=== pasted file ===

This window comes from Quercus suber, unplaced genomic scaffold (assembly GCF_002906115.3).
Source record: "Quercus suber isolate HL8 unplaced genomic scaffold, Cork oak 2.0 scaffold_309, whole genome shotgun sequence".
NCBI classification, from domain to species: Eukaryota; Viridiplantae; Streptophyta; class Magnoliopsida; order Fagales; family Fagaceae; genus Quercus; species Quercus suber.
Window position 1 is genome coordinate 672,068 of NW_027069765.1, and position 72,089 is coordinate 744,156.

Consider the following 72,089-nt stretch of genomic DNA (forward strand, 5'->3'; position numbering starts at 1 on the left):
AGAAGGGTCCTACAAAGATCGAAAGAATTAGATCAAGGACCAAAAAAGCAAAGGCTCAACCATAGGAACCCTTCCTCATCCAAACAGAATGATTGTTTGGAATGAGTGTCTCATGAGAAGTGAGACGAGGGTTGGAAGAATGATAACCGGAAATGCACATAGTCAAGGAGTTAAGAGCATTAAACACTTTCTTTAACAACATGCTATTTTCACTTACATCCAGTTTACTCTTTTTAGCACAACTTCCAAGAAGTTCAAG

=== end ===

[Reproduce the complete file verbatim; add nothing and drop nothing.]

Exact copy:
This window comes from Quercus suber, unplaced genomic scaffold (assembly GCF_002906115.3).
Source record: "Quercus suber isolate HL8 unplaced genomic scaffold, Cork oak 2.0 scaffold_309, whole genome shotgun sequence".
NCBI classification, from domain to species: Eukaryota; Viridiplantae; Streptophyta; class Magnoliopsida; order Fagales; family Fagaceae; genus Quercus; species Quercus suber.
Window position 1 is genome coordinate 672,068 of NW_027069765.1, and position 72,089 is coordinate 744,156.

Consider the following 72,089-nt stretch of genomic DNA (forward strand, 5'->3'; position numbering starts at 1 on the left):
AGAAGGGTCCTACAAAGATCGAAAGAATTAGATCAAGGACCAAAAAAGCAAAGGCTCAACCATAGGAACCCTTCCTCATCCAAACAGAATGATTGTTTGGAATGAGTGTCTCATGAGAAGTGAGACGAGGGTTGGAAGAATGATAACCGGAAATGCACATAGTCAAGGAGTTAAGAGCATTAAACACTTTCTTTAACAACATGCTATTTTCACTTACATCCAGTTTACTCTTTTTAGCACAACTTCCAAGAAGTTCAAG